Assessing the Evaluations of Early Childhood Education Programs

Chapter 7 - Early Head Start - Research and Evaluation Project
Introduction to the Original Evaluation (Excerpt)

The Early Head Start program began in 1995 as a comprehensive, two-generation program intended to enhance children's development and help parents educate their young children. As of 2009, there were more than 650 Early Head Start programs serving more than 66,000 low-income children and their families at a cost of about 10,700 per child. Early Head Start serves pregnant women and low-income families with infants and toddlers. The program was developed partially in response to a 1994 report from the Carnegie Corporation that described a "quiet crisis" facing families with infants and toddlers, with many low-income children starting life in subpar environments and without sufficient interaction with caring adults. Shortly thereafter, the Advisory Committee on Head Start Quality and Expansion recommended that Head Start programs "address the fragmentation of services by forging new partnerships, and expand services in a number of ways, including serving more families with infants and toddlers."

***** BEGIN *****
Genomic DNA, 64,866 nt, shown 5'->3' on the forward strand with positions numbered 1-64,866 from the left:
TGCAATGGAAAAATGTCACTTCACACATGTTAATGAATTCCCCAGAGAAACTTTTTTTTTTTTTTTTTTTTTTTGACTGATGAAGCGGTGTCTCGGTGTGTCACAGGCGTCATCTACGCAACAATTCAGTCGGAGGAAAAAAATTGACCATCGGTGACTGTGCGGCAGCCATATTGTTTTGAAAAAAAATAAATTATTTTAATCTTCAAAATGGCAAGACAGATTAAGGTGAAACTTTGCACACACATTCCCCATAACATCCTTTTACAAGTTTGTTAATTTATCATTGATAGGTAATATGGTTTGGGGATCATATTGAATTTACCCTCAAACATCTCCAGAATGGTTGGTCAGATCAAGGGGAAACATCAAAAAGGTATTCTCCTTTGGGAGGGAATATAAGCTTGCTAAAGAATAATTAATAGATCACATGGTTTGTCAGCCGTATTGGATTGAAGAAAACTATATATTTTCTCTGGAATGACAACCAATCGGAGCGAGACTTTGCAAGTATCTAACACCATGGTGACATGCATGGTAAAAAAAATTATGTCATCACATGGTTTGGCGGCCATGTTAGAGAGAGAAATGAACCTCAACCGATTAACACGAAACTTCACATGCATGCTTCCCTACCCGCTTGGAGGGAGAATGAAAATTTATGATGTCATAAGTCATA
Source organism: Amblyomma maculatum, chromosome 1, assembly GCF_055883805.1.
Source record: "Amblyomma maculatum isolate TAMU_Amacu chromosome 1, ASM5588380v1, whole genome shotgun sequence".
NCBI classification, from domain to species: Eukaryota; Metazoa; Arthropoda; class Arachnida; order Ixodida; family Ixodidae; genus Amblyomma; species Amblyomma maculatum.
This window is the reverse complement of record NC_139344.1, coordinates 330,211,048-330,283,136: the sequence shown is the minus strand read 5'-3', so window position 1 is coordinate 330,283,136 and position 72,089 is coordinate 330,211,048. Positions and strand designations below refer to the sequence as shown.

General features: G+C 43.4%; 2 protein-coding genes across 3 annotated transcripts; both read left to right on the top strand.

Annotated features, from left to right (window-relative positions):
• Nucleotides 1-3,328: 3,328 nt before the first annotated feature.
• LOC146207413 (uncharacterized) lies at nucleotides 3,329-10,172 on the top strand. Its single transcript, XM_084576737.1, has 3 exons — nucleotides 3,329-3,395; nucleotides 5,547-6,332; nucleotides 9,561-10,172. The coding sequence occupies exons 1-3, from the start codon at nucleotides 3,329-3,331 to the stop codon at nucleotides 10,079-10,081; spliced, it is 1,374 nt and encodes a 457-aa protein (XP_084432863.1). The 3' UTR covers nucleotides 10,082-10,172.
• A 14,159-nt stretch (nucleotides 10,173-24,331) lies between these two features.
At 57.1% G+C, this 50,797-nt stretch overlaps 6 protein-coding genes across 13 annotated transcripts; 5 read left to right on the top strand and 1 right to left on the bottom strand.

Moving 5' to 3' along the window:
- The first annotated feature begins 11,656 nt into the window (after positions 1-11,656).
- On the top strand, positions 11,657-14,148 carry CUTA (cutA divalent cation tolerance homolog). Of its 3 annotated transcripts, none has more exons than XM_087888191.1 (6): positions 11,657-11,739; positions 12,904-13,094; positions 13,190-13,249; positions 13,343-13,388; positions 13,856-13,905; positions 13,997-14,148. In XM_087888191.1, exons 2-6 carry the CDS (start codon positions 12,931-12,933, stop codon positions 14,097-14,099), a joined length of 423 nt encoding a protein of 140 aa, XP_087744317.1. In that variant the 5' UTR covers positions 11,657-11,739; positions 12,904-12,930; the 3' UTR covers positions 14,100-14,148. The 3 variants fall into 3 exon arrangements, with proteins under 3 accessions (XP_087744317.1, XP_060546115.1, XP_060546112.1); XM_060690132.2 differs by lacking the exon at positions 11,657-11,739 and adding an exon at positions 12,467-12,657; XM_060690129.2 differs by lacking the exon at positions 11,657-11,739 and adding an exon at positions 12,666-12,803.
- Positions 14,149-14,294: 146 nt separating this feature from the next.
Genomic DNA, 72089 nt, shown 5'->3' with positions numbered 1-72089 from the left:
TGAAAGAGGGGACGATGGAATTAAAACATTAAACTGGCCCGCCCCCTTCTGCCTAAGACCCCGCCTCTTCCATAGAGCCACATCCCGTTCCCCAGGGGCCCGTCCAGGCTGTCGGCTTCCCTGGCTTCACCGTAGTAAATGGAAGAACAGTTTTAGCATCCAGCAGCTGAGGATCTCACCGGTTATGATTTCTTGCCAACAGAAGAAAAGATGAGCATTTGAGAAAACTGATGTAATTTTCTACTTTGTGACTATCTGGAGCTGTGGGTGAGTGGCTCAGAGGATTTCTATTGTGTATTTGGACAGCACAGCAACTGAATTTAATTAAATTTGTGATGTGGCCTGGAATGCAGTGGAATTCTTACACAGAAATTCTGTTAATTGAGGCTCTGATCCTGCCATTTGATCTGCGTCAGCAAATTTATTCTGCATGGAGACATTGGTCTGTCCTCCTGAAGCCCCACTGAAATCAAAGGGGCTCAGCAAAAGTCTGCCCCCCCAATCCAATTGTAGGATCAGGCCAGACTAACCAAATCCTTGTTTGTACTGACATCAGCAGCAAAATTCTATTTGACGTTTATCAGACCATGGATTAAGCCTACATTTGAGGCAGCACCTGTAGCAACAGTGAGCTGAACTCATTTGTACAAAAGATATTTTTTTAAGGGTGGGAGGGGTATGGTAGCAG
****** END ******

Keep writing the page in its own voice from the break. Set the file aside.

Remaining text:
John M. Love and Ellen Eliason Kisker of Mathematic Policy Research and Jeanne Brooks-Gunn of Columbia University led the national evaluation team (the "MPR team"). The first phase of the Early Head Start Research and Evaluation Project used data from 1996-1998 and followed children from birth through their first three years. The research design was based on random assignment, which appears to have been carried out well and with a large sample size. The evaluation reported a pattern of statistically significant, but small, impacts across a range of child and parent outcomes with some important exceptions. The effect sizes for virtually all outcomes, however, fell below levels that have traditionally been considered educationally meaningful. Moreover, a high attrition rate is likely to undermine any longer-term follow-up, leaving unclear the program's effects with respect to many important outcomes, such as school readiness.

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